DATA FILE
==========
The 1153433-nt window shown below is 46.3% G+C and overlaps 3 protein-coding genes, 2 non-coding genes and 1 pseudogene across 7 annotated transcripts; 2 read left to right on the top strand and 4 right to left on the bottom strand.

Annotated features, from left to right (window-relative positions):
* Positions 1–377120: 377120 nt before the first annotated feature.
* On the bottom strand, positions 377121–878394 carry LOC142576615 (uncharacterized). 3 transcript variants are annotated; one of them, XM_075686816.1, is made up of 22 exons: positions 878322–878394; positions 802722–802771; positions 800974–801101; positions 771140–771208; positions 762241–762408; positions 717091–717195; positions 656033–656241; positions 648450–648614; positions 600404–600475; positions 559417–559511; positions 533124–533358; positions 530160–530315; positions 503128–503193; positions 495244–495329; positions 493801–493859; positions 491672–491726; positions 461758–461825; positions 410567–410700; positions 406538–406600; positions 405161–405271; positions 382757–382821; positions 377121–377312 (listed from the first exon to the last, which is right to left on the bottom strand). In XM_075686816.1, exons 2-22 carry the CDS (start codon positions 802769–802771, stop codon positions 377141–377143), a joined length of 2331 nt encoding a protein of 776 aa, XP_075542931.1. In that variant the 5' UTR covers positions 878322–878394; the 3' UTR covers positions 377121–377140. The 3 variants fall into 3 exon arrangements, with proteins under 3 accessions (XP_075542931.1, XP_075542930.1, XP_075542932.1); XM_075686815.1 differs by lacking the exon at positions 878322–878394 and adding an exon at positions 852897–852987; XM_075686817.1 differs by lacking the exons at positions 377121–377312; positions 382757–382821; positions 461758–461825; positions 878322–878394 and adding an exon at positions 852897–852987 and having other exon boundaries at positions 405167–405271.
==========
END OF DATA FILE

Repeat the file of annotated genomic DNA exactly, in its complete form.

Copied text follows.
The 1153433-nt window shown below is 46.3% G+C and overlaps 3 protein-coding genes, 2 non-coding genes and 1 pseudogene across 7 annotated transcripts; 2 read left to right on the top strand and 4 right to left on the bottom strand.

Annotated features, from left to right (window-relative positions):
* Positions 1–377120: 377120 nt before the first annotated feature.
* On the bottom strand, positions 377121–878394 carry LOC142576615 (uncharacterized). 3 transcript variants are annotated; one of them, XM_075686816.1, is made up of 22 exons: positions 878322–878394; positions 802722–802771; positions 800974–801101; positions 771140–771208; positions 762241–762408; positions 717091–717195; positions 656033–656241; positions 648450–648614; positions 600404–600475; positions 559417–559511; positions 533124–533358; positions 530160–530315; positions 503128–503193; positions 495244–495329; positions 493801–493859; positions 491672–491726; positions 461758–461825; positions 410567–410700; positions 406538–406600; positions 405161–405271; positions 382757–382821; positions 377121–377312 (listed from the first exon to the last, which is right to left on the bottom strand). In XM_075686816.1, exons 2-22 carry the CDS (start codon positions 802769–802771, stop codon positions 377141–377143), a joined length of 2331 nt encoding a protein of 776 aa, XP_075542931.1. In that variant the 5' UTR covers positions 878322–878394; the 3' UTR covers positions 377121–377140. The 3 variants fall into 3 exon arrangements, with proteins under 3 accessions (XP_075542931.1, XP_075542930.1, XP_075542932.1); XM_075686815.1 differs by lacking the exon at positions 878322–878394 and adding an exon at positions 852897–852987; XM_075686817.1 differs by lacking the exons at positions 377121–377312; positions 382757–382821; positions 461758–461825; positions 878322–878394 and adding an exon at positions 852897–852987 and having other exon boundaries at positions 405167–405271.